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The Saguache Crescent
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January 30, 1913     The Saguache Crescent
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January 30, 1913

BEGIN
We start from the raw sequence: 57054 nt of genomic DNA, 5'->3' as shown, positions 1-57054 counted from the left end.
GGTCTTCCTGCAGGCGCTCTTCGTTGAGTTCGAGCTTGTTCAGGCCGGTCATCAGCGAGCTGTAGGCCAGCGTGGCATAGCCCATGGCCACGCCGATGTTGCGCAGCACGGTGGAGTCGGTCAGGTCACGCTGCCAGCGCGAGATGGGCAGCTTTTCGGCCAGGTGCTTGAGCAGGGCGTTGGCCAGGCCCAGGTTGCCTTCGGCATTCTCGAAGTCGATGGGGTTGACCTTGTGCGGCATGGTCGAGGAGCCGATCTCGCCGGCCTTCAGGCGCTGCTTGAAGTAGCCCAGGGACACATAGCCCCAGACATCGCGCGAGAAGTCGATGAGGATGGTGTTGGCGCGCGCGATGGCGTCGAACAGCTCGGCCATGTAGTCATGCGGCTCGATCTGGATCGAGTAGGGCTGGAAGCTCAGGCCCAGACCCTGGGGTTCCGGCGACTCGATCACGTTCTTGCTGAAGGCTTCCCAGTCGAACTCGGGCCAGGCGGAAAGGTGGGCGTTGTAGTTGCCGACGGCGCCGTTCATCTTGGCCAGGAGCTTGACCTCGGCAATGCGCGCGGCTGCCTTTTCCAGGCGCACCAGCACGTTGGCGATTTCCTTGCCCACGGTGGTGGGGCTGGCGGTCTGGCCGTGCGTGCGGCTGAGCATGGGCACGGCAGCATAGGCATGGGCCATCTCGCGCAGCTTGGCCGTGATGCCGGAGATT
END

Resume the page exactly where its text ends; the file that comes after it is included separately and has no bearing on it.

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toy can take turns and the cost will Dt be increased, inasmuch as the )unt can be completed in half the in which one set can do tho ----.--.----__._ rotect Widows from Husband's Debts Denver. __ Women and children be protected from the creditors dead husbands and father by enact- into law of a bill introduced in Le House by Representatives Dailey ad Kavanaugh. The measure is re- trded as being of the highest import- ee and should it pags many a wid- ~v's children would bless its intro- ~lm peers. It is set forth amon the ro It~ Li .. g . p - p ons that if any decedent leave a , ~dow residing in this state in all '~ ~:SnSha: hharilsbeallowedto'haveand ! ' le and separate prop- hod ity, one bed and bedding wearing ap- ,~ _ irel of herself and fatal i(l ;l ~d "- "ly, one cow ! call One Saddle and bridle one ITIC[ irse, household furniture for herself Fallo d family, and also the same amount :[r d species of property as is or may - " by law exempt from execution, not iult. exceed in any event the sum of $o. rcn= 0. If there be no widow but minor :~p,g ~ild or children, Such child or child- shall be entitled to the same VCII ~hts of allowance as the widow and icr! !id to the guardian. o|an Reports Anti-Third Term BHI. ~day. Denver.~Evidently. the senators are mnst more than two successive rms of office for officeholders, for Committee has reported favorably )S S.B. 21 by Senator William C. )inson. The bill provides that there all not be more than two successive 'ms for the governor, lieutenant vernor secretary of state attorney neral, state auditor, state treasurer, !to SUperintendent of public instruc- ~n, county sheriff, county clerk, anty treasurer, county auditor, coun- coroner or county superintendent of lools. Bills "introduced in House. P_ H. B. 54, Kavanaugh~Regulatin~, hrs of work for street car conduc- Is and motormen. Don'ts Seg ~I. B. 55, Tait~Creating a state wd of osteopathic examiners. mo~ H. B. 56, Andrew~Anti.trust bill. #ires [-I. B. 57, Gilbert~Appropriation for ~arta !re penitentiary. ~ . B. 58, Old--Lode claims. ,..~. B. 59, Smith~Expense of indus- ~l school. ~I:B.. 60, Smith--Expense of home , mental defectives msba~ B 61 Ar wo,~r" " ' dourel~Pertainin to a "~F of rest. g Chll~" B. 43, Ferguson and Lewis--To lnfl~, a district Judge to the eleventh ~ bottle'total district. ~. B. 44, Elmore~Appointment of ~eWhl~ ,~ ~. ~~stratin Judges as~atenan~e~ileyT. To_~ ~, ,,~o provide for indi~,ent mothers and ]dren. :ter, ~ B 46, Sweet--To from ~ses." prohibit free ~. B. 47, Newton--To provide herd men ~tricts. ~. B. 48, Dailey~Maintaining at ~lic expense registration lists. ~I. B. 49, Kennedy~Reguiation of ~ tice of medicine. B. 50, Biles--To submit to the ilified electors of Colorado amend- nts to sections 46 and 47 of act 5 iSm heconstitution, concerning the de,oral Assembly. ~. B. 51, Kavanaugh--Appropriation ~Colorado School for deaf a?d H. 52, Philip__Herd law blind. ~. B. 53, Gates (Perl)--Short appro- ttlon. l'sdlL B. No. 63, Old--To increase the ~ber of judges for the First district ~.he addition ef one more judge. B. No. 64, Packer--In relation to e and fish. B. 65, Newton~To repeal eighty- ~" of the laws of the Eighteenth ioral Assembly. [. B. 66, Newton--Compensation of! 'ks of county courts. @el'~f, B. 67, Norve]l~To amend game ,~ fish l~ws. B. 68, Philp~To provide for coun- ] ruancy officers RE i B 69 Philp "To : ' ' ~ create a public ~r~'~,~ ml assistants fund. ~bo~ ~Bte~l fGi~b:;at~eAppropriatins for e coal mine inspec- ~e~ ~;i:1' Gilbert--Appropriation for i,7,a ~ f buildings at state peni- ,ary ~! B. 72, Smedley~Acknowledged . ~unacknowledged ins r ~kle'~ t uments. ~'~B. 73, Ardourel~Increase judges __~_.~.ghth judiciary district, making ~ ~7;4r three. ~ , Williams and Andrew~ ,~ladio?g'. Practice of chiropratic in! i { .iceD.so, show that the man is twenty-one years of age, or older, and the woman at least eighteen. Consent of parents is required when either party is under statutory age. Any person violating the act would be liable to a fine of not more than $1,000 or imprisonment for not more than three years, or both. State income Tax Bill Passed, Denver.--Speaker 0. C. Skinner's bill providing for a state tax on all ill- comes exceeding $5,000, the "Blue Sky" bill of Representatives P. B. C,~tes and C. T. Philp, and several ap- propriation bills were passed on sec- ond reading by the House of Repre- sentatives in committee of the whole. Bills providing for appropriations for state institutions during the next two years were passed on second read- ing, as follows: STATE INSTITUTION Amount. t[e fore,story buildings ...... $125,000.00 Heformatory expenses, etc,.. 16,000.00 l~eformatory deficit ........ 8,698.10 NoI'IIID.] SCllool at (]llllnisoIl.. 5,500.00 ~[~}te ills[tile asy:.l~Tn lrlahlte- i~an(:e ................... 50,000.06 :Insane asylum salaries and improvements ........... 250,000.00 I)el~itentiary maintenance ... 225,000.00 }'enitentiary s~laries ....... 35,000.00 Industrial school, Golden ... 15.000.00 ]lolne for mental defectives. 15,000.00 Capitol board of managers.. 20,000.00 ],'ish hatcheries ............. 3,000.(i0 l~tmrd of agriculture ....... 11,620.42 t~oard of horticulture ....... 6.371.20 School for deaf and blind... 98,630,96 Total .................... $014,820.68 Legislative Notes The Senate passed a resoltion call- ing for an investigation of the State insane Asylum at Pueblo. The resolu- tion was passed after a two-hour de- bate and after a strenuous effort to delay action by referring the resolu- tion to a committee had been defeated by a vote of ]8 to 5. Denver.--Senator Stephan, in a bill pending in the Legislature, proposes that where a person is killed by a rail- road it shall not be obligatory that an heir shall begin the suit for damages. His bill permits any relative to begin the suit. "Quite often there is no di- rect heir of a person killed," said Sen- ator Stephan. "There are times, too, when the direct heir is seen by the claim agent and settled with On the day of the death, but my bill proposes that any relative can begin the suit." Directors of the Colorado Publicity League will have introduced into the begislature within the next few weeks a bill asking that the state appropri- ate not less than $1,000,000 for Den- vet's 1915 Pageant and Indian Festival. Bills introduced in Senate. S. B. 49, Tobin--Providing for a state license for automobiles. S. B. 50, Senator Tierney and Rep~ resentative Finch--Another senatorial re-apportionment bill S. B. 51, Berry--Providing for adult probation offenders. S. B. 52, Mrs. Robinson--Provides for women on juries and for the thir- teenth juror. S. B. 53, Van Tilborg--Providing for the payment by banks of interest on daily balances from school districts and counties. S. B. 54, Van Tilborg--Amending the fish and game laws. S. B. 55, Lines--Appripriation for a part of the expenses of the state peni- tentiary. ~S. B. 56, Lines--Appropriating $4,700 to reimburse Fremont county for the cost of the recent penitentiary graf~ investigation. S. B. 57, Carman--Requiring employ- ors to report all accidents to the state bureau of labor. S. B. 58, Iles--Transferring the branding department from the secr~ tary of state to the stock inspection department. S. B. 59, Iles--Rearranging the Four- teenth judicial district. S. B. 60, West--Appropriating $250: 000 for the San Francisco exposition. S. B. 61, West--Providing for the re- funding of irrigation district bonds. S. B. 62, West--Amending the irriga- tion laws. S. B. 63, West--IAmiting the bonded indebtedness of irrigation districts. S. B. 64, West--Creating a highway commission. S. B. 65, Tierney--Repealing the penalty clauses in the boycott law. S. B. 66, MacArthur--Providing for part of the expenses of the Soldiers and Sailors' home. S. B. 67, Tierney--Regulating deal- ers in petroleum and petroleum prod- ucts. S. B. 68, Tlerney--Providing for the inspection of oils. S. B. 69, Joyce--Relieving employds of the liability for accidents. S. B. 70, Joyce--Providing fo~: the right of way of irrigation ditcheff over the public domain. S. B. 71, Carver--Appropriation for the ore experimental plant at the School of Mines. S. B. 73, W. C. Roblnson--Repealtng i the James peak tunnel bill. t of December was said to be more than a thousand tons of medium grade ore, shipped half by the company and half by the lessees. , The Josephine mine on KePse moun- tain is rapidly developing into one of the heaviest producers of' silver-lead ore ill Clear Creek county. Heavy shipments of this ore are going out, the product being consigned to the smelter at Salida. The Roosevelt tunnel, four miles long and requiriug nearly five years to construct, by making available the great ore bodies that lie at depth at Cripple Creek, has made possible a now era of development in Colorado's premier gold,bearing district. Shipments of high grade ~re arc go- ing out from the Virginia City mine situated on Lincoln mountain, near Georgetown. Arthur Robert, the lesse:L is drifting oil a body of solid ore that is from eight to twelve inches wide and returns $65 a ton in gold and sil- ver. A fine streak of gold-copper ore varying in width from three to seve~ inches is being followed in the west drift of the Big Indian vein at GGorge- town, intersected 251 feet from the por- tal of the cross-cut tunnel. Assays show values of from $70 to $200 a ton in gold, silver and copper. Preliminary estimates of the United States Geological Survey and the bu- reau ot' the mint indicate a domestic silver production in 1912 of (;2,369,974 Hne Ounces, valued at $37,982,414, the greatest output (though not the great- est value) since 1892, when the produc- tion was estimated at 63,500,000 ounces. The Wolf Tongue Mining Company, c, perating in the Netherlands district, has completed a deal for the purchase of the Beaver creek tungsten proper- ties, owned by Representative Al- phonse Ardourel and David H. Smith. It is understood that the consideration paid for the seventy patented claims and the mill was in the neighborbood of $60,000. The mines produced be- tween $35,000 and $40,000 worth of high grade ore. Just as zinc proved the second most valuable metal produced in Colorado in 1912, so did this state for the first time assume second place among the ~tates of the Union ill its production. Colorado's total production of zinc ore in 1912 was 215,015 tons, and there were manufactured from this mass 61: 476 tons of metal of a value of $8,- 367,821. Of this total Leadville sup- plied 49,006 tons of metal worth $6: 664,925. This is double in cash value 1,eadville's output of 1911, ~,hich was 32,465 tons of metal valued at $:',- 641,272. Aside frmn Leadville the re- maining districts of Colorado produced 35,545 tons of ore from which there were recovered ]2,469 tons of metal valued at $1,696,895.79. Wyoming. Many plans have been followed in developing Wyoming oil fields, but per- haps the most unique is reported fronl 1,ost Cabin, in the southern part of the Bonanza oil fields. For many years ranchmen of that section have burned the crude oil, obtained from springs, in their lamps and lanterns, and as both lubricating and illuminating oil is found in that section, the heavier qual- ities have been used to lubricate farul machinery, wagons and autmnobiles. With outsiders coming in to develop the fields, ranchmen in the neighbor- hood of Lost Cabin decided to get into the oil game and organized a company. Twenty-five hundred dollars was de- posited in a local bank, and contract signed with a well driller, who is to receive $1 per foot for a 2,500-foot well. If he strikes oil at 500 feet he gets $500, if oil is found at 1,000 feet be gets $1,000 and so on. He receive~ $2,500 when the well is completeq whether oil is struck or not. If the driller strikes oil, and he is to use his Own judgment as to where he will sink the well, he will be given a lease on ~ighty acres of land. New Mexico. John S. ~Vaddill, Charles S. Spence, A. M. Davis and Major James R. Wad- dill have several opal claims about a mile from Fort Bayard, which they are developing. John Waddill spent a day in Doming and returned to the mine. Alfred Strum of Lake Valley reports that after a good deal of developmen: work, the Dude mine, six miles south- east cf Lake Valley, shows several large bodies of high grade commercial ore, and that it should soon be on a paying kasis. want what I do want, and then I get it." ApcrfectR~:medyforConslip- . US6 lio'n, Sour Stomach,DiarrhGea, Worms ,Convulsions ,Feverish- Thir ears TIIE CENTAUR COHPANY, NEW YORK. CASTOR.IA "Do you ever give your husband ChristmaS,,of coursehints?"I do." Exact Copy of Wrapper. ~,= o.~,*u, oo,,a~v, ~.,~ yD.* ,~v. "Do you? Why, the least hint ................................................... makes my husband so mad , " 5 PER CENT SOLUTION "Pooh! you don't know the bination. I tell my husband I ' ! ' ~ OF THIS COMPOUND WILL ~~~.J~;~] of Distemper, Pink ~'yo, Epizooti, k~,,~~2~V/ Catarrhal F0~Ter and Inflnenza, under the microsco.. ' Given on the IIorsP's P()ngu(, it nnitcs with the finials of tho alitnentar~ ~~~7 ca'~ai, th ..... ivt.) lhe bh.)fl p ........ hr,)ugh t h,, gland .... d oxpoist), Germs of l)iscase, Absohltely safe and Sllr(~ for Uroud blares ||at)y (h,]ts and all others. J~) not depend on ~tny powder iD this ('lass of Diseases. Give it to brood I~aros in l im(~ of d~sternper, n(,ok]et. "[)iSTeTnI){!r, (~allses, (}tl~'(!s and })revention," free. Druggist~ and H~rnt,~,~ SPOHH MEDICAL 0., Bacteriologists, GOSHEN, IND. WHITE PIMPLES ON HEAD Ransom, ]ll.--"The trouble started on our baby when he was only about two weeks old. Started like little white pimples, looked like an old scab of blood and matter. His whole head was covered for a few months, then it went to his ear, shoulders, and his whole body. It seemed to come out thiok and sticky on his head, while on the other parts of his body it was more like water coming out of the skin. He would scratch until the erup- tion would bo all covered with blood an4 gradually spread. The least little stir or rub would cause the sores to bleed, spread and itch. Never had a full night's sleep, restless all night. "The sores were horrid to look at. It lasted until he was about two and a half years old. Then we saw an ec- zema advertisement in the paper to use --, but it did no good. Then wo used Cuticura Soap and Cuticura Ointment. Wo put the Cuticura Oint- ment on tbJck at bed time and put a tight hood on so he could not scratch the sores. Then we washed it clean with Cutteura Soap and warm water twice a day, and he was completely cured." (Signed) Mrs. E. F. Sulzber. ger, Dec. 30, 1911. Cuticura Soap and Ointment sold throughout the world. Sample of each free, with 32-p. Skin Book. Address )vet-card "Cuticura, Dept. L, Boston." Adv. Certainly Not. "Sir, are you opposed to votes for women?" "Certainly not; but if women had the ballot, then suffragettes would want it, too."--Illinois Siren. SHE KNEW BETTER. "Did your wife give you p~rtleular fits because you come home at 3 o'clock th~ other morning?" "No, she didn't say a word. It's too near Christmas." Really Not to Blame. "Don't you know ] tol' you not t' go swlmmin' wid no white trash chillun, oh!" sternly asked Sambo Johnsing. The Wretchedness of Constipation Can quickly be overcome by CARTER'S LITTLE ~ LIVER PILLS. ~/~ Purely vegetable --act surely and ~r*ADTI=D'I gently on the ~i[~---~4p~@t liver. Cure ~[!'|~~ [ Biliousness, ~ I ll~V..~- [ Head- ~ II~'~~" I a C h e, ~ ~L_I-____I Dizzi- '~" ~='~ ~ ness, and Indigestion. They do their duty. SMALL PILL, SMALL DOSE, SMALL PRICE. Genuine must bear Signature ..................................................... _____; PARKER'8 I HAIR BALSA1 I I[ll~'lPromot~ laxatritut growth. I IJ~evex" ]~dls to needle )E~i~ ~o its Y~a~t (~t~: I ~~Pr~vents l~lr falllnff. / , -'~ ~ and rL~ at Dr~st~ I I ~ iili.-! k 't'.~gl' t z= REUtVES SORE EYES i MOT'ON I PAY $'25 TO $160 WNI~KI,Y Ftll{ AMBI- TIOI?S PIERSON'S SPA It I~ TIM E A T l IOM E. R. Slroag,2Kr.,800 lit K&i.Bk.BIg.,t4&m F'r~II~,I'II. "But he wan' white befo' he went ~:==---:_-=::-~=---::=-=::::-::::.:=--=~::: in," replied Sambo's small son. W.N.U., DENVER, NO. 5-19t3. !11 Have You a Disordered Iil Stomach and Liver! I I -Do you start the day feehng that the whole world is against | | you ? You cannot hope to "make good" under these cir- i I cumstances. Nobody can. You must have a clear brain [] tand every organ in perfect trim to do justice to yourself. Dr.Pierces Golden Medical Discovery I I Will Bring Quick Relief Dr. R. V. Pierce found years ago that a glyceric extract of Golden Seal and Oregon grape roots, queen's root and bloodroot with black che _r~, bark, would aid in the assimilation of the food in the stomach, correct liver ills and in nature's own way enrich the blood, tone the entire system and con- sequently help in the restoration of perfect health. Many who have used Dr. Pierce's Golden Medical Discovery tes- tify that they have been restored to health when suffering The ]teat Phy~ldmm from stomach and liver ills. Let this famous old medicine Gave aim Up start today to lead you to'health and strength. _Now--if you prefer--you can obtain Dr. Pterce~$ Favorite Prescription tablets of your druggist at $1 per box, also in 50c size or send 50 one-cent stamps to IL V. PLerce, Buffalo, for a trial box. You can learn all about hygiene, anatomy, medicine, etc., from the People's Common Sense Medical Adviser, by Dr. R.V. Pierce, a newly revised, up-to-date edition of which is now offered, in cloth covers, post-paid, lotS1 cents in one-cent stamps, to cover cost of wrapping and mailing only. Address, Dr. Pierce's Invalids Hotel, Buffalo, N. Y. Don't be poisoned by sluggish bowels. Dr. Pierce's Pleasant Pello(s regulate and invfprate stomach, .liver and bowels. Sugar coated~ thky granules. "~ was attacked with ~Overe llervous disease, which wn8 cause~ by a disordered stomach and By. er." wyttes Ma. Jxs. D. L~vzLy, of Washburn, Ten u., Route 2, Box 33. ~AII my friends thought I would die undth~' beet phyaiciaus pve meup. I was advl~d to tit Dr, Ptercc'l Golden Medical Dl~ov- ery, and derived much benefit from amine. My case had run |o long, I~ had become so chronic. that nothing would effect per- manent cure. but Dr. plerce's medicine has done much for me, end I h/ghlF recommend It. Z heartily advise Its ule as spring tonic and further advim alllnff tmoplo to ~l=lEe Dr, ]P/ere~'s m~tt* clnas before tbelr ~ hare l'utt IO long, eh~t thore Is noe~lLU~ to be eured."